How to Use Different LED Lighting Color Options: 3 Quick Tips

Schools, offices, and hospitals use very bright lights for a reason – to keep people alert and focused. Restaurants, bars, and nightclubs use softer lights, so people relax, lose their inhibitions, and enjoy themselves (and spend more money!).

Have you ever wondered what it is about light that can change the way a room looks and feels?

Light is more than just about picking a bulb – there is hard science based on physics that measures the strength of light called color temperature.

Color temperature is a powerful tool that can be used to alter the mood and feel of a room, and even change the behavior and energy of the people in it. Warmer temperatures create more relaxed environments, while cooler temperatures turn up the intensity.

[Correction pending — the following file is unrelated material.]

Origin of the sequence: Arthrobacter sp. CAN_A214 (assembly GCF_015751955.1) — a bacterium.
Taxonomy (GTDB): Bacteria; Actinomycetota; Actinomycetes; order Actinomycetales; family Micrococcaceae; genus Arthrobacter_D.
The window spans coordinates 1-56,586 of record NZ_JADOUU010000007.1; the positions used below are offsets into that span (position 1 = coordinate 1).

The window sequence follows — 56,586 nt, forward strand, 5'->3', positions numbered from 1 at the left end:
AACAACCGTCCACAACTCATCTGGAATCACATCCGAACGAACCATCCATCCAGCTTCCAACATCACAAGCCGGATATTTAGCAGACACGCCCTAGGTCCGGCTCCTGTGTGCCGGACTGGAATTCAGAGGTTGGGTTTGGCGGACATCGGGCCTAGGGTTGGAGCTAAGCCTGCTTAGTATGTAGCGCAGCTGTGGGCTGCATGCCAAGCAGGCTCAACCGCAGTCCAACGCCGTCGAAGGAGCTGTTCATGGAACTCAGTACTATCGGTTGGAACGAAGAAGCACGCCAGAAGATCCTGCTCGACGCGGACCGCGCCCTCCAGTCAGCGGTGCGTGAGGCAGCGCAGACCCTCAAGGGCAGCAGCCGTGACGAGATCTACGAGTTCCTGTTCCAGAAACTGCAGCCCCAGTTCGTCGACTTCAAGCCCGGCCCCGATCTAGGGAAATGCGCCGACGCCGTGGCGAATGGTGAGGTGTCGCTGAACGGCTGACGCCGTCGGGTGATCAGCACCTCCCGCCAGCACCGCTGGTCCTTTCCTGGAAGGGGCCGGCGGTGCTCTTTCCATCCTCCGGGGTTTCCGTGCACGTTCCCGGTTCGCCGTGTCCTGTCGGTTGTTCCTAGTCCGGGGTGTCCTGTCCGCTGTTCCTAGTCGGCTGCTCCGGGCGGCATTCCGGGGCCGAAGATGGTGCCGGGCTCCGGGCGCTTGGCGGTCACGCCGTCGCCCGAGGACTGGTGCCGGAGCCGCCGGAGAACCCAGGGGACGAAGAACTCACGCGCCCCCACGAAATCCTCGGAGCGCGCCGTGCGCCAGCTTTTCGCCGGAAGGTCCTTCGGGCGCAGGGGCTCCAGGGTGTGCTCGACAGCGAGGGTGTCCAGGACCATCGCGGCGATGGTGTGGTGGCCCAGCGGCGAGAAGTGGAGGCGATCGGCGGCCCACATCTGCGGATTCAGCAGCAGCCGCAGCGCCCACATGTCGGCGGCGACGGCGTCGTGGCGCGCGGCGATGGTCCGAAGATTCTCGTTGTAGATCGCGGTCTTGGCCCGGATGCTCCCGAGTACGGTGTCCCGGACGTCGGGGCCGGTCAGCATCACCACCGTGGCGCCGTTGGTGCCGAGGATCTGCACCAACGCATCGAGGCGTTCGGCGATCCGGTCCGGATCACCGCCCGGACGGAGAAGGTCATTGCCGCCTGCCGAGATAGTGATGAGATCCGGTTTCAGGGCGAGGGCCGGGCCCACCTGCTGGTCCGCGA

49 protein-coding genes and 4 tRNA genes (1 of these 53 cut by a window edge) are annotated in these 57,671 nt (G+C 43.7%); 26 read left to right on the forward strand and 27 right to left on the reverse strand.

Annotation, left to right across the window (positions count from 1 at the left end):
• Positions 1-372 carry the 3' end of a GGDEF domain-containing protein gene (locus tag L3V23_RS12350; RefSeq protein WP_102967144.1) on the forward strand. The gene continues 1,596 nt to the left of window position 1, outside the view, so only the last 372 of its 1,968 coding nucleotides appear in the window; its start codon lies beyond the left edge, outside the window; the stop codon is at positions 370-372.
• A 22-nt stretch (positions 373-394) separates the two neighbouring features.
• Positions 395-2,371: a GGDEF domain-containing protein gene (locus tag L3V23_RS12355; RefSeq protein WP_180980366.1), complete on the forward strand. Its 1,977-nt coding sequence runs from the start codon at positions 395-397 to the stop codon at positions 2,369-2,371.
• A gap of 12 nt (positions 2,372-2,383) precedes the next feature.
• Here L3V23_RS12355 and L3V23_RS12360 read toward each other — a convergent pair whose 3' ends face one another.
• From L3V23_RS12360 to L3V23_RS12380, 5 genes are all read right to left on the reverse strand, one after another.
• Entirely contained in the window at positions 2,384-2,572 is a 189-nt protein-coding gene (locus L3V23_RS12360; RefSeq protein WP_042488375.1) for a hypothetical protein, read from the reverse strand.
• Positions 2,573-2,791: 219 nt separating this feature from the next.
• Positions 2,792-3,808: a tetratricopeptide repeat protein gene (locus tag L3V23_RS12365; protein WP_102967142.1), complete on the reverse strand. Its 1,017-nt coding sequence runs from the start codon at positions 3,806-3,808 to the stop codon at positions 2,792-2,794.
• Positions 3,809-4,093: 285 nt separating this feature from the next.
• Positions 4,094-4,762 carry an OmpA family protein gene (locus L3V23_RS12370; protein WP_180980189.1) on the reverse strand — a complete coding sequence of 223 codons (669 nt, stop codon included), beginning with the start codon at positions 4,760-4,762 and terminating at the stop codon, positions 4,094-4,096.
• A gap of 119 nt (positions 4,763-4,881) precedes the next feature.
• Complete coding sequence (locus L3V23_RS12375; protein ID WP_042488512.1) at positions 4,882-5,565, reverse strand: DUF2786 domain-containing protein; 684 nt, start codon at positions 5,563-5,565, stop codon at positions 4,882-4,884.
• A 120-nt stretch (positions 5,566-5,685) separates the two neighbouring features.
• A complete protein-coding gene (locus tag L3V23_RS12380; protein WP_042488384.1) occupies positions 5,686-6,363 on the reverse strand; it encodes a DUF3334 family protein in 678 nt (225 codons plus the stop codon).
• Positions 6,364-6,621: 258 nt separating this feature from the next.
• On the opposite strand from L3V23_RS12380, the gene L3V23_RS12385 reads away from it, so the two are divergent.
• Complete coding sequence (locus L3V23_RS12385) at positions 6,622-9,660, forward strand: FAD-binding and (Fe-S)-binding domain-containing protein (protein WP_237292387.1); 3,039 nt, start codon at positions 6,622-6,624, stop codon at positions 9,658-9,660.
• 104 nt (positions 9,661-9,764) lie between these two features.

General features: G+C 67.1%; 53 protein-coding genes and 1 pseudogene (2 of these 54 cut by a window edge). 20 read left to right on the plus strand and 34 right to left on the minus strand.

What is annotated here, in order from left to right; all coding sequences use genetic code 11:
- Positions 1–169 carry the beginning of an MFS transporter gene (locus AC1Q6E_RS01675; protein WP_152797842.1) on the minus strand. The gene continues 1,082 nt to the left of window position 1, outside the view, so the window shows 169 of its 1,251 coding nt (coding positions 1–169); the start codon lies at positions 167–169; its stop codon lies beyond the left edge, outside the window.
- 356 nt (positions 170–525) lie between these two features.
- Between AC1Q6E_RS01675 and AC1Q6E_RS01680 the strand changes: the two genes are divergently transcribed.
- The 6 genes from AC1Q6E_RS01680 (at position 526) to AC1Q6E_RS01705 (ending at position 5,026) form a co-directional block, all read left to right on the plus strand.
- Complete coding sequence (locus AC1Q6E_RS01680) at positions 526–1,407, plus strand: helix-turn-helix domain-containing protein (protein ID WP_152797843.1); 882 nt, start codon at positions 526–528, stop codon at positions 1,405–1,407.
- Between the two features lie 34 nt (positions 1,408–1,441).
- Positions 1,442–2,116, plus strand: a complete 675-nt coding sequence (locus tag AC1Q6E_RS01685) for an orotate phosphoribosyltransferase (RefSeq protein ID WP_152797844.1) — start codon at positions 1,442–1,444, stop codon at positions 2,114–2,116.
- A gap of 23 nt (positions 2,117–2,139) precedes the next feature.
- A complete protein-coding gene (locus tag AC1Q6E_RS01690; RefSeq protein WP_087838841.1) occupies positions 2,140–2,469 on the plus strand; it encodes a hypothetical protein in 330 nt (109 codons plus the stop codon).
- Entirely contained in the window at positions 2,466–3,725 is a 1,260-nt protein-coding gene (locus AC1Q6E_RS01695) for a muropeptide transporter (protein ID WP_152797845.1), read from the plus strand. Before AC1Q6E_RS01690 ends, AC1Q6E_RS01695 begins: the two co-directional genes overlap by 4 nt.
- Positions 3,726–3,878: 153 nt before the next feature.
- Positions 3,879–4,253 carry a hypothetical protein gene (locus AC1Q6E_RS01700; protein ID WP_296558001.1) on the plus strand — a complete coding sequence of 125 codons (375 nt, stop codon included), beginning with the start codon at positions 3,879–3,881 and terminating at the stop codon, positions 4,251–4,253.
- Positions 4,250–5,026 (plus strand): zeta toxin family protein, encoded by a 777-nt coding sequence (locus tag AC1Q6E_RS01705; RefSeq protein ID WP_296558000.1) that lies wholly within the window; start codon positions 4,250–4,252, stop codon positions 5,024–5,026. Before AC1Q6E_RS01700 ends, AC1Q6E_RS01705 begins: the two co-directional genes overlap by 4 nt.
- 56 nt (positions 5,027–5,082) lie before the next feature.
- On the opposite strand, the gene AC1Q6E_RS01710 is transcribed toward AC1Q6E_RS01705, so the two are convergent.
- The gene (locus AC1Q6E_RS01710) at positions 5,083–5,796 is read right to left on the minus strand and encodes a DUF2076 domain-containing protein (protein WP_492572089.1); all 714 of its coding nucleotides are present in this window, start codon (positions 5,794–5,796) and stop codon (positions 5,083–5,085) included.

The key to making this work for you is to understand how color temperature works, and I’m going to make it easy for you to choose the best level for each room in your house.

Color Temperatures, Explained

The color temperature of light is a measure of the coolness or warmth of color, expressed by units called kelvins using the symbol “K.”

A light that measures under 5000 K is considered to be “warm,” while higher values over 5000 K are considered to be “cool.”

Here is a chart that shows the range, along with some examples to illustrate this concept:

color temeprature in Kelvin
Source: photographymad.com